Scarlet Runner to the fore
It was Victorian Rob Date’s Reichel Pugh 52 Scarlet Runner that eventually snared the overall win in the Grand Prix division after scoring consistently throughout the series, including today’s fourth, third and first places. Scarlet Runner finished just one point ahead of Sandringham Yacht Club mate Alan Whiteley’s TP52 Cougar II, which was leading on points going into the decider.
"We are happy chappies. You don’t get many wins so you have to enjoy them," a smiling owner/skipper Rob Date said at Docklands this afternoon.
Their day wasn’t without incident, a broken runner causing them to spear off downwind in race four while they recovered it. Amazingly they clawed back lost time, rounding the top mark in very good shape and in the company of the TP52s.
In the final shortened race, a diminished fleet elected to keep kites in their bags for the last downhill slide to the finish gate but even without their spinnaker, Scarlet Runner managed 21 knots of boat speed.
Scarlet Runner’s tactician Graeme Taylor admitted that this was “the best big boat racing I’ve done in Australia. All the boats have got different personalities, it was just awesome fun.”
“One little mistake and you lose three places. It’s like one design racing,” Date added in reference to the quality fleet of 50 footers racing at Audi Victoria Week.
Under overcast skies race three of the series and the first race of the day began in a soft breeze that flicked left and right of north.
In the IRC Grand Prix division Geoff Boettcher’s South Australian Reichel Pugh 51 Secret Mens Business 3.5 survived yesterday’s protest to go into the deciding day the clubhouse leader but a fading wind at the finish of this race hurt the RP 51 and favoured the bigger boats, which managed to squeeze the last out of the northerly.
There was a hiatus in the schedule between race three and four as the sou’east breeze teased around the edges of the course area but a short time later the northerly fought back with gusto and the course was re-set to north north westerly.
“The whole regatta has closed up” said Living Doll’s owner/skipper Michael Hiatt after the first race today while waiting for the breeze to settle and awaiting results. The handicap win went to his Victorian Farr 55 from the Royal Yacht Club of Victoria, the largest boat racing in this division.
The two divisions, Grand Prix and Production, set off on a NNW course in race four, the breeze building from 10 to 25 knots between the start and the second windward beat while in the third race the wind peaked at 43 knots with many choosing not to sail the final shortened course.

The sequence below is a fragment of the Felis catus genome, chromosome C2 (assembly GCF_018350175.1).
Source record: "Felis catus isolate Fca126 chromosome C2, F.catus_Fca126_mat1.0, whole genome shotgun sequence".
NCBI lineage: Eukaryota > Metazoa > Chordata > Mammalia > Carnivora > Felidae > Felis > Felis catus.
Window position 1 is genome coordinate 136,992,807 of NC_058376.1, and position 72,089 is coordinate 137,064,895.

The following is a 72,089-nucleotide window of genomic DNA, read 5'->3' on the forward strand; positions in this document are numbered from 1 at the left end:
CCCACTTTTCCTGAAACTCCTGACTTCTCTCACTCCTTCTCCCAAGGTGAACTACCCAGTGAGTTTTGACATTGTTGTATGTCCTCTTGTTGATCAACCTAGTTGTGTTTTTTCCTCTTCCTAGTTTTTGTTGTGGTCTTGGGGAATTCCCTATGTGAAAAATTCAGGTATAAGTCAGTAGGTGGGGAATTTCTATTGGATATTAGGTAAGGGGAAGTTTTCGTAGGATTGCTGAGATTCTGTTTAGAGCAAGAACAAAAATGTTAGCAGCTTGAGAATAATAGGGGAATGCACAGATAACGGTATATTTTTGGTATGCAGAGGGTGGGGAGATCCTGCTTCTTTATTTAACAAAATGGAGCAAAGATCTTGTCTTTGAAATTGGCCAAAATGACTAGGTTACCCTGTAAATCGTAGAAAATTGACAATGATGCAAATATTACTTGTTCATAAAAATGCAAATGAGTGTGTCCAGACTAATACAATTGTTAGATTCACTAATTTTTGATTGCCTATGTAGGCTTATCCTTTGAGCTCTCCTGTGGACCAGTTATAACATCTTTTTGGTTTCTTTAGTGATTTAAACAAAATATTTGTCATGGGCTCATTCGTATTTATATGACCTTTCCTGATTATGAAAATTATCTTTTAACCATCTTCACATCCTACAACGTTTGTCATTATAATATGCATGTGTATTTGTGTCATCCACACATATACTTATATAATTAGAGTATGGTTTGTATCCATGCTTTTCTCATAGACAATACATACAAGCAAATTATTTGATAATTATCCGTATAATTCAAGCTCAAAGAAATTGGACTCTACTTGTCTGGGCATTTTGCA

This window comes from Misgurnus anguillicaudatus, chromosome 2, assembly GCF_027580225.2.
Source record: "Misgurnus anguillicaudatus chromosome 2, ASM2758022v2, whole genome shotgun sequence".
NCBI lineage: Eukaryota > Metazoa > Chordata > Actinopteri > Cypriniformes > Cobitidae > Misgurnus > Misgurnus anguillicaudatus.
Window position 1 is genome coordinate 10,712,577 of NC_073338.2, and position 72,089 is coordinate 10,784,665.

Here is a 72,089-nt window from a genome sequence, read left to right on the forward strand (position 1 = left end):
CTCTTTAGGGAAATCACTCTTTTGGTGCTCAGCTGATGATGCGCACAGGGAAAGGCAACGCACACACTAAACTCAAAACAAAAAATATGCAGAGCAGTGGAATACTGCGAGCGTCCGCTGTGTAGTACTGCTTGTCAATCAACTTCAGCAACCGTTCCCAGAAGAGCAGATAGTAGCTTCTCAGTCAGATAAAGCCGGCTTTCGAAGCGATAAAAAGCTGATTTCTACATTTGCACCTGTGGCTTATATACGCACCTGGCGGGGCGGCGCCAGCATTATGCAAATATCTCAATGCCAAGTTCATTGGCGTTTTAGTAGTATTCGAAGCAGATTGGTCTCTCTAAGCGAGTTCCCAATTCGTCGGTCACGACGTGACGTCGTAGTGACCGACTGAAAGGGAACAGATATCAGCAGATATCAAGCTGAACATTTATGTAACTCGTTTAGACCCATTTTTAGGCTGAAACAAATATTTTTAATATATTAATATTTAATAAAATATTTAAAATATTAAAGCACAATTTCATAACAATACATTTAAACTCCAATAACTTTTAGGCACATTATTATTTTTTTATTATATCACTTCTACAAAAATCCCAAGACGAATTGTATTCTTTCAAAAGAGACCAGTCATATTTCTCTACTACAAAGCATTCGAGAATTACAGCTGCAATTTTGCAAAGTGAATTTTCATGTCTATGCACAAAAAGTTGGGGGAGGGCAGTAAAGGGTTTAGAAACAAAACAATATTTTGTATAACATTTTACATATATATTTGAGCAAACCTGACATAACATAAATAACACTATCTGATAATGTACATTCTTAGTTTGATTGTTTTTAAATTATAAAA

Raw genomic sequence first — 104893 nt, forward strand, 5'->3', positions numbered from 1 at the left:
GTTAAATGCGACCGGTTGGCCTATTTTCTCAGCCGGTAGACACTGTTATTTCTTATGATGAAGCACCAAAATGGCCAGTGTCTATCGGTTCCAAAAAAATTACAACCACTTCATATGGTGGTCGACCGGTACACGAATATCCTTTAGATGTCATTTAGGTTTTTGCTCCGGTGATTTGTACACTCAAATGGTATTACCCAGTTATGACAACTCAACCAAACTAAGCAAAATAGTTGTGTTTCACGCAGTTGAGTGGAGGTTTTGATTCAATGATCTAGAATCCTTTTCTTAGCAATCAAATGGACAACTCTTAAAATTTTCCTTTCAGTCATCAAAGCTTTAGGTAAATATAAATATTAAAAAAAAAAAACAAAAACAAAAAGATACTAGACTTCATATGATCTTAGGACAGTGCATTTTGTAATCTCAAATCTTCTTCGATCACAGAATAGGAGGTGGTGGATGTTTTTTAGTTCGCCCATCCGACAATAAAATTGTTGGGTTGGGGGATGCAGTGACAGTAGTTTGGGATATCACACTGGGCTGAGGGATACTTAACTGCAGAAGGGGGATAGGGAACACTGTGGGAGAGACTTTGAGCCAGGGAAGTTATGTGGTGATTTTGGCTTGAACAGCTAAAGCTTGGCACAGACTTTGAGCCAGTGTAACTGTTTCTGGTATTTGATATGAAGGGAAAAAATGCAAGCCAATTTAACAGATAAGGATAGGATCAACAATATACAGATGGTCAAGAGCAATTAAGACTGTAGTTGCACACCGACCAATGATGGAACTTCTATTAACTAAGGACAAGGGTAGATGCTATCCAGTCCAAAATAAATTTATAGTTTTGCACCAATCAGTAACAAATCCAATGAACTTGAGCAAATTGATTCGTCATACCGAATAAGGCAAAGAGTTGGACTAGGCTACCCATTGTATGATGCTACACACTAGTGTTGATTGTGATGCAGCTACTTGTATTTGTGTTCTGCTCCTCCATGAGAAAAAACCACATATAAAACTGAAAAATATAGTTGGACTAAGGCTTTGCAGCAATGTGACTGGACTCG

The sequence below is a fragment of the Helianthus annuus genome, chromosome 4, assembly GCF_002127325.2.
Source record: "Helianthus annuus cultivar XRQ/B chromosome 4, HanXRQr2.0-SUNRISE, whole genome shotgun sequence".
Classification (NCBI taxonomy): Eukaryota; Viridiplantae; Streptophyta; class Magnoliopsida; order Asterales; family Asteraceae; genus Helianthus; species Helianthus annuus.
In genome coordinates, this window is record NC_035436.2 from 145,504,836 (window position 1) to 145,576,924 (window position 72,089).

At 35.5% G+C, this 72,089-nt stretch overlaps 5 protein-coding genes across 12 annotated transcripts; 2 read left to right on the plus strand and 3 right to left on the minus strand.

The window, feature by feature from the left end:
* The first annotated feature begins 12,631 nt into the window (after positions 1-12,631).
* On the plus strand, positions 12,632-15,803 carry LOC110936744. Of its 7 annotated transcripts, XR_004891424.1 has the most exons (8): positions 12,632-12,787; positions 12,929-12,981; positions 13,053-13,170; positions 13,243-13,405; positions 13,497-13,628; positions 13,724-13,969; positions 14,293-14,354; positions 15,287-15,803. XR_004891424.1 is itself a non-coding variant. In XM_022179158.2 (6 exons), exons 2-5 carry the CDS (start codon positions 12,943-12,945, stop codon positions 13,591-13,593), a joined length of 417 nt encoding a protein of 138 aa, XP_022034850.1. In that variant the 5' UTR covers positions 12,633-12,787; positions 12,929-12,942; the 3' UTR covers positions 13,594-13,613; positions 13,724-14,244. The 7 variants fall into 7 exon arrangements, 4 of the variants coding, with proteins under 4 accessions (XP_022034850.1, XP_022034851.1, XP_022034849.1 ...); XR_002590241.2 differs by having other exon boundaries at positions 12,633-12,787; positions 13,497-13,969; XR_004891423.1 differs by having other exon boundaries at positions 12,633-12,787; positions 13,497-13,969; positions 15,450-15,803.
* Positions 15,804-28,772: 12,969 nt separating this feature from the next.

Secret Mens Business 3.5 returned to the dock early with a broken backstay, which is being fixed overnight, while others suffered sail damage, including the Production division winner Terra Firma.
Cougar II sailed a brilliant race four, beating the rest of the division over the line and on corrected time but Scarlet Runner, the six month old racy red 52 footer, pipped them on the final scoreboard with a race five win to close out the series.
Looking forward, Date plans to make a decision on his boat’s racing program after Audi Victoria Week finishes at Geelong. If Scarlet Runner does well on IRC he may follow the Audi IRC Australian Championship with the next event the Audi Sydney Harbour Regatta in Sydney in March. Otherwise he’ll take the boat to Adelaide for the Adelaide to Port Lincoln race and series.
Audi Docklands Invitational Production division winner Terra Firma also sailed a consistent series, the Sydney 47 from SYC beating the Rolex Sydney Hobart winner Two True (Andrew Saies) from South Australia by three points.
“It’s always good to go into the last day not in front. You set your task and you know what you have to do,” said Bartels dockside this afternoon. He credited the win to his crew with a special mention to tacticians Ian ‘Barney’ Walker and Jeff Casley for playing a key role in today’s tough shifting conditions.
As far as the concept of a separate division for like boats, Bartels says the idea has plenty of merit. “It’s about making it fair for boats that can plane, and those that can’t. I think it will go from strength to strength.”
Principal race officer Denis Thompson described today’s extremely changeable conditions as “four seasons in one. We had a bit of everything.”
The IRC boats fleet will join the rest of the 335 strong fleet for tomorrow’s 34 nautical mile Melbourne to Geelong Passage Race which starts off Williamstown at 0930hrs. The Lou Abrahams trophy will be awarded to the IRC winner and for the first time they will also pick up an $8000 carbon wheel donated by McConaghy Boats
Audi Victoria Week will then continue at Geelong through to Australia Day, next Tuesday 26 January.
Tomorrow’s forecast is for south westerly winds 15 to 25 knots tending south to southwesterly 15 to 20 knots around dawn then tending southerly 10 to 15 knots by early evening.